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In This Case: LeWitt
August 30, 2006

In This Case is a series of periodic posts on art in the Luce Foundation Center, a visible art storage facility at the Smithsonian American Art Museum that displays more than 3,300 pieces in fifty-seven cases.

Sol LeWitt sculpture

Note that the image you see to your right is not a picture of One, Two, Three but rather of the maquette for the sculpture. The realized piece is approximately thirty feet in length; it sits in the James Hanley Federal Building in Syracuse (no link available). The much smaller maquette (about twenty-three inches in length) is located here.

I find slightly delicious the act of displaying a maquette for a LeWitt. People will tell you that the model is no substitute for the real thing, but LeWitt would be the last to endorse that sort of finger wagging. He's notoriously described the execution stage of the artmaking process "perfunctory"—the design, of course, being the true conceptualist piece.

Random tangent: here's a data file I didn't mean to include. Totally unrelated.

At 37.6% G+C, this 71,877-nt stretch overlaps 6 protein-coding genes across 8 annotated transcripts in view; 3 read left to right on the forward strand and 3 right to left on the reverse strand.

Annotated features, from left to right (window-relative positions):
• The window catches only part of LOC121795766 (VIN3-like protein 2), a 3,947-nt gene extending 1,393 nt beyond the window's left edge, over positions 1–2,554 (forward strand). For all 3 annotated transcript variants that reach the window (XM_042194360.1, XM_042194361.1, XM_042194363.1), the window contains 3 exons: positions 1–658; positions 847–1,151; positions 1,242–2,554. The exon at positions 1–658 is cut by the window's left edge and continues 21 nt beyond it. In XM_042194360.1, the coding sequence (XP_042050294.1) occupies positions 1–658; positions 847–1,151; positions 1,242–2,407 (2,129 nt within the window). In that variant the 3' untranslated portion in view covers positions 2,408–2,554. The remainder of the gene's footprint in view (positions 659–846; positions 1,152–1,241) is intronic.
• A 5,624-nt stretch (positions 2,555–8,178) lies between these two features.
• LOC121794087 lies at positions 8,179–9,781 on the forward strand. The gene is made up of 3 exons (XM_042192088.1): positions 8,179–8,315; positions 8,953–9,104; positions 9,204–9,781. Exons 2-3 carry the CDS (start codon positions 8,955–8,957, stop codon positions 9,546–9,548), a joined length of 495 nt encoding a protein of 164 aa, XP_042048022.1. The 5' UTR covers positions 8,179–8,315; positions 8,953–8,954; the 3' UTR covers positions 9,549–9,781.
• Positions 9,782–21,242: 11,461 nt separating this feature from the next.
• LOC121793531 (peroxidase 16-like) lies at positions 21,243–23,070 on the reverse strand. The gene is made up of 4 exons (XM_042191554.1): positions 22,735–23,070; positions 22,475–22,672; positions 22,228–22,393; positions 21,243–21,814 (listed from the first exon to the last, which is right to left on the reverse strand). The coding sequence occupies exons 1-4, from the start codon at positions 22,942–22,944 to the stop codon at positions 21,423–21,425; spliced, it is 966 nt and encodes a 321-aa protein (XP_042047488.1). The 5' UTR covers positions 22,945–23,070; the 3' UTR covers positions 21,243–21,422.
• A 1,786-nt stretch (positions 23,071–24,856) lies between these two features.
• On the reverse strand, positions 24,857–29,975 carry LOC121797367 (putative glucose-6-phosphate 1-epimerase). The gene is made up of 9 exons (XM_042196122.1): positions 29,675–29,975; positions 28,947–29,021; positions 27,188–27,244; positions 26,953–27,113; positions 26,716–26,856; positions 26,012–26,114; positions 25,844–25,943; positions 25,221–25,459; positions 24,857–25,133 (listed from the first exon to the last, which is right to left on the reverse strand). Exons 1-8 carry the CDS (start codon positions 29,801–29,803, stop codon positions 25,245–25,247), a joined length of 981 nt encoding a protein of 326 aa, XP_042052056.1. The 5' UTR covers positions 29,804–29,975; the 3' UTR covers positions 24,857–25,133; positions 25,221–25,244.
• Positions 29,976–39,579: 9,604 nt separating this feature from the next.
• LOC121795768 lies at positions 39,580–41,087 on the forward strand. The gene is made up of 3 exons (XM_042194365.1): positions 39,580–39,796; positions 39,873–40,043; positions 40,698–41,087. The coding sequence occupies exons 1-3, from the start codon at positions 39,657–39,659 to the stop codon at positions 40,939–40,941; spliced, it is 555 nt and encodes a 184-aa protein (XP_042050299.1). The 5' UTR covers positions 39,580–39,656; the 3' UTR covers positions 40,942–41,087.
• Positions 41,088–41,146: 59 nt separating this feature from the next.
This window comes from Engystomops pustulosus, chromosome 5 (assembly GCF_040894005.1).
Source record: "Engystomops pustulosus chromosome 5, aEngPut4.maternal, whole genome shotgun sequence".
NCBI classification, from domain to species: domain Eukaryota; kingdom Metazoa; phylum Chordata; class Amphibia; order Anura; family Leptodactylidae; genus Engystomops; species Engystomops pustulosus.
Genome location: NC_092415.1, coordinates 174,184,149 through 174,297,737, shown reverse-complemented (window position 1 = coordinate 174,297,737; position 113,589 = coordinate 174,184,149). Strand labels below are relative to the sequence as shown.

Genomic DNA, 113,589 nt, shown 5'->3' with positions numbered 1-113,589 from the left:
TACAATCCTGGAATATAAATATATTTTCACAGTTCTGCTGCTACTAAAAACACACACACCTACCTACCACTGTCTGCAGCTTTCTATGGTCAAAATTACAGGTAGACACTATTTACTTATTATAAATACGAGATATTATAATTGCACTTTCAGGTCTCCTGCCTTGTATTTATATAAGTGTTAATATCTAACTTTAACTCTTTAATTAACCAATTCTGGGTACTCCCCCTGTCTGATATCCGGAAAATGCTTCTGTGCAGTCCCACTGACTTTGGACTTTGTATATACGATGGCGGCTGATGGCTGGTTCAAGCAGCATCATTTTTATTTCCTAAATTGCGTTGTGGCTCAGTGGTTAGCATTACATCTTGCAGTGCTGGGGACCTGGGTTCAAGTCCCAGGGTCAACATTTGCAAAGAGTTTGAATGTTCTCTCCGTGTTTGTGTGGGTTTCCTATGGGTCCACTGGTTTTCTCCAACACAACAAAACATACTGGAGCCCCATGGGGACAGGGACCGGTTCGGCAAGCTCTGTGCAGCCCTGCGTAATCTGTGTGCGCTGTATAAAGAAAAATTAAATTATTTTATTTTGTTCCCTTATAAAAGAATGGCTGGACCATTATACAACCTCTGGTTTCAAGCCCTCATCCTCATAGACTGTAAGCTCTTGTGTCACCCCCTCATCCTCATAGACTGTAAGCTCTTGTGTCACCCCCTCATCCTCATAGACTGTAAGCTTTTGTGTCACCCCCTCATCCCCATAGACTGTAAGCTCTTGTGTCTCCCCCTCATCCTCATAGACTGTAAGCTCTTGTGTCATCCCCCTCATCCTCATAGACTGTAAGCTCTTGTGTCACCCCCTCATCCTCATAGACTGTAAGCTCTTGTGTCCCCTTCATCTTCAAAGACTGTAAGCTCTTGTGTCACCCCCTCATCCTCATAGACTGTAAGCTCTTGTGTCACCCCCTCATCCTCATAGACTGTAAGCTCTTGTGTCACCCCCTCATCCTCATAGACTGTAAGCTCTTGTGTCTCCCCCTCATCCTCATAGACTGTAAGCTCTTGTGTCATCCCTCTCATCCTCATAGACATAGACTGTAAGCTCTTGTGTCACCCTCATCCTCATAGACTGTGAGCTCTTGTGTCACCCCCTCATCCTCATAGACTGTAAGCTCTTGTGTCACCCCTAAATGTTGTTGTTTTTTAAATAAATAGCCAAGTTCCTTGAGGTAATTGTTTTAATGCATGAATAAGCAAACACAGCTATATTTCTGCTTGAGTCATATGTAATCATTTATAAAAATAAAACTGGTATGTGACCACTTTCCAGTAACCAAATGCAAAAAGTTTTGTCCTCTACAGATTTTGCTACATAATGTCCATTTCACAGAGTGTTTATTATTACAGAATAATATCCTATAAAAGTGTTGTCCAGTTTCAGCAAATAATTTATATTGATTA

Victoria Dawson wrote a Smithsonian Magazine piece about the pair of wall paintings painted—or installed?—at the Hirshhorn in 2003, and she hit all the right notes about how his pieces work. LeWitt, of course, confounds viewers' preconceptions about painting by outsourcing a work's execution, an aspect of painting that many long considered to be crucial without even really considering it—that is, that the artist herself applies the paint to the canvas, and it is a painting by the artist because it is her brushstroke, and so on. For a close look at the installation/painting process, be sure to check out Paul Schmelzer's recent piece about erecting LeWitt's Four Geometric Figures in a Room at the Walker.

Posted by Kriston on August 30, 2006 in In This Case: Luce Foundation Center


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